Monday 10/02/20

  1. In CORONAVIRUS & POLITICAL NEWS, China tries to restart, factories struggle, the “Boris Bounce” could get knocked off course and the Irish election yields a major upset
  2. In TELECOMS NEWS, Huawei stripping comes at a cost and Samsung is to unveil an impressive phone
  3. In MISCELLANEOUS NEWS, Mattel revamps, Waitrose aims to charm and some argue “peak gin” calls are premature
  4. In OTHER NEWS, I bring you Marmite peanut butter and exactly how you should reheat pizza…



So China hits the restart button, factories continue to suffer, the Boris bounce may get less bouncy and the Irish election surprises…

China seeks to restart economy despite coronavirus outbreak (Financial Times, Tom Mitchell, Ryan McMorrow and Sun Yu) heralds an attempt to get back to normality as China’s State Council has urged critical industries to start normal operations as soon as possible and most provinces have appealed to local businesses to do the same. Some are encouraging people to work from home, but some such as Alibaba and Meituan have extended the already-extended break to February 16th or later. Schools will not, however, be opening. China’s factories struggle to resume operations after virus shutdown (Wall Street Journal, Chuin-Wei Yap) shows that although things are bad enough for big companies having to shut down operations, it’s even worse for smaller companies. There aren’t enough staff to run the factories, there’s a lack of quality controllers to certify them, shifting product around is difficult by road (loads of checkpoints where drivers are screened for the disease) and flights and shipping have been severely restricted. * SO WHAT? * As everyone keeps saying, the longer this continues, the longer its repercussions are likely to last. As things stand, China’s much-anticipated GDP growth target of 6% looks tricky and there’s even talk that the National People’s Congress in March (which is where this target is announced) could be delayed. In the meantime, the fatalities continue.

There have been a number of stories recently referring to the “Boris bounce” (an uptick in activity since the increased “certainty” following December’s general election) in house prices and manufacturing, but ‘Boris bounce’ in growth set to be battered by coronavirus (Daily Telegraph, Tom Rees and Russell Lynch) shows that many City economists are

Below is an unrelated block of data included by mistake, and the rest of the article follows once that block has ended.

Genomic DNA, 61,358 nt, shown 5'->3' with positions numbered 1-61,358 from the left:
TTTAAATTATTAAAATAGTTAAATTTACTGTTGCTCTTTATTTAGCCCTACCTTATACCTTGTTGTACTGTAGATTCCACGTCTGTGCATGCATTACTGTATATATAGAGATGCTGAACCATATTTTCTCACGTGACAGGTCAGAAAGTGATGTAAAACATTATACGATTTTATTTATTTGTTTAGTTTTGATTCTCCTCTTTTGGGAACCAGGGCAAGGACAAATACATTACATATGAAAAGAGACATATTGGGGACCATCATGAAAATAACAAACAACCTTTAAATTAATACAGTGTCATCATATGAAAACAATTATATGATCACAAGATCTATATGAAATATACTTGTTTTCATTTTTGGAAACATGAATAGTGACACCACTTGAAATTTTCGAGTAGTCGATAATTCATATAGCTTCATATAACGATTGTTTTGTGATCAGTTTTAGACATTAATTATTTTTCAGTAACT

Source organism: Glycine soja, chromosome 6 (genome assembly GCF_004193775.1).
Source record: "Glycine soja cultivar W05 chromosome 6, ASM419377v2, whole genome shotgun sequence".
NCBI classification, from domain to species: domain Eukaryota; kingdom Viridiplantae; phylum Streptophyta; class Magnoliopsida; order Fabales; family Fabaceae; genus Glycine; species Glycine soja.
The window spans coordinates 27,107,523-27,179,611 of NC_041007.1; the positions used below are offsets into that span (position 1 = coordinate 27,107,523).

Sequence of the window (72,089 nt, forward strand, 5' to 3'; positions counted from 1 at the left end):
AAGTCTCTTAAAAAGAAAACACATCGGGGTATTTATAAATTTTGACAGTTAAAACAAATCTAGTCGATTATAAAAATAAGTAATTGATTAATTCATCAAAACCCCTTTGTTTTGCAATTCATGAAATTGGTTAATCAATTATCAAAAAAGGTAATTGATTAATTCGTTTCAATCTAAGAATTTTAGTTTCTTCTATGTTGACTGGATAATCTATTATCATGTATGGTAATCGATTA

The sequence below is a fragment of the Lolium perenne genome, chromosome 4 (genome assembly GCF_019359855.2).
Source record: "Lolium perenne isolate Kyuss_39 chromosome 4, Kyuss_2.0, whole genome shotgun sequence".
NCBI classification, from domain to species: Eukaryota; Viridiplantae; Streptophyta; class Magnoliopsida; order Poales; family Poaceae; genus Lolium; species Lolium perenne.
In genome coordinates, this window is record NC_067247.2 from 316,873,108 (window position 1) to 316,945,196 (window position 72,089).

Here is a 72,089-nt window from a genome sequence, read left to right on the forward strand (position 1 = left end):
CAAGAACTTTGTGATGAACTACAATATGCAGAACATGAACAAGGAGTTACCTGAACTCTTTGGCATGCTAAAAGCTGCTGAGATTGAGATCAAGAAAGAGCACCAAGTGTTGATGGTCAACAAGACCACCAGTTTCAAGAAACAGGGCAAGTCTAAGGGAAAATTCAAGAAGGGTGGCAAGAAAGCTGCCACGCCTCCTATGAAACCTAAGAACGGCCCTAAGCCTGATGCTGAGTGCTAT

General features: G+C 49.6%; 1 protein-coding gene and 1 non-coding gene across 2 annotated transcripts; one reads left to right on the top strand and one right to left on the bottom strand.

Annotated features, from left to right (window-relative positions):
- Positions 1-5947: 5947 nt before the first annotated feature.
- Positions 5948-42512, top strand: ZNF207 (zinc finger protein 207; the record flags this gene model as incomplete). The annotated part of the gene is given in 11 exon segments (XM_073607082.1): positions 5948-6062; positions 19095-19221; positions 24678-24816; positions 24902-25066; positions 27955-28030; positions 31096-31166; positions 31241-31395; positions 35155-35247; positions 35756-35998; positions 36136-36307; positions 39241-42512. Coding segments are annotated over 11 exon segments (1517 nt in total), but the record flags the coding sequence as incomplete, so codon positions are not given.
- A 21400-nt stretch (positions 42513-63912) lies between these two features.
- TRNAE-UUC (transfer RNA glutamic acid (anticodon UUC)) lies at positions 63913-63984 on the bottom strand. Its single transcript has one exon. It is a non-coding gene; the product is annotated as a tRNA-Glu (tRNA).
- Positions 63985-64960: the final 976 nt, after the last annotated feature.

cutting forecasts to take into account the effect of the coronavirus on first quarter GDP growth prospects. * SO WHAT? * I wouldn’t get too caught up in this as predicting the impact right now is a mug’s game. OK, so these economists are paid to have an opinion and come up with some BS backing up their workings 😜, but at the end of the day these things are only an indication and are not always right (plus they always change the figures anyway)! I think that a lot of the ‘Boris bounce thing is just hype. Yes, there was some amount of relief in certain quarters (I would argue rich people, who held off major purchases like houses because they were concerned about a Labour government) but there are still tough negotiations to be done with Europe. At least jobs and wages are holding up reasonably well for the moment.

Well it looks like Irish PM “did a Cameron” (my own terminology – will it catch on??) and massively misjudged the electorate in Sinn Féin demands government role after Irish poll breakthrough (Financial Times, Arthur Beesley) as the centre-left party made huge strides in the Irish election. It took 24.5% of the vote while Varadkar’s centre-right Fine Gael limped in in third place with 20.9%. However, centrist opposition Fianna Fáel looks likely to be the biggest party in parliament even though it came in second with 22.2% of the vote because Sinn Féin didn’t run enough candidates. * SO WHAT? * This is an especially notable victory as it only had 9.5% of the vote in local elections last year and will smash the decades-long dominance of Fine Gael and Fianna Fáel who have always tried to exclude Sinn Féin from government because of its links to the IRA. Although Sinn Féin will hold the balance of power, neither of the other parties wants to work with them although Fianna Fáel’s leader Micheál Martin, has been slightly more open to it than Varadkar. The electorate clearly didn’t give a 💩 about Brexit (an exit poll for RTÉ and others suggested that it was the priority for just 1% of voters!), but DID care a lot about housing and healthcare. It’ll be interesting to see what sort of impact this might have on the Brexit debate going forward.



Companies count the cost of Huawei stripping and Samsung is about to unveil a very cool phone…

Full Huawei ban ‘could cost phone firms £1.5bn’ (The Times, Alex Ralph) cites findings from research company Enders Analysis which says that a complete ban on Huawei equipment on Britain’s 5G network could delay its rollout by up to two years and cost the likes of BT, Vodafone and Three around £1.5bn. BoJo recently suggested a 35% cap on Huawei usage in 5G infrastructure and Vodafone has already estimated the cost of stripping out Huawei equipment but the US continues to put pressure on the UK for a 100% ban, as are some MPs. The debate rages on as China objects to this “witch hunt”.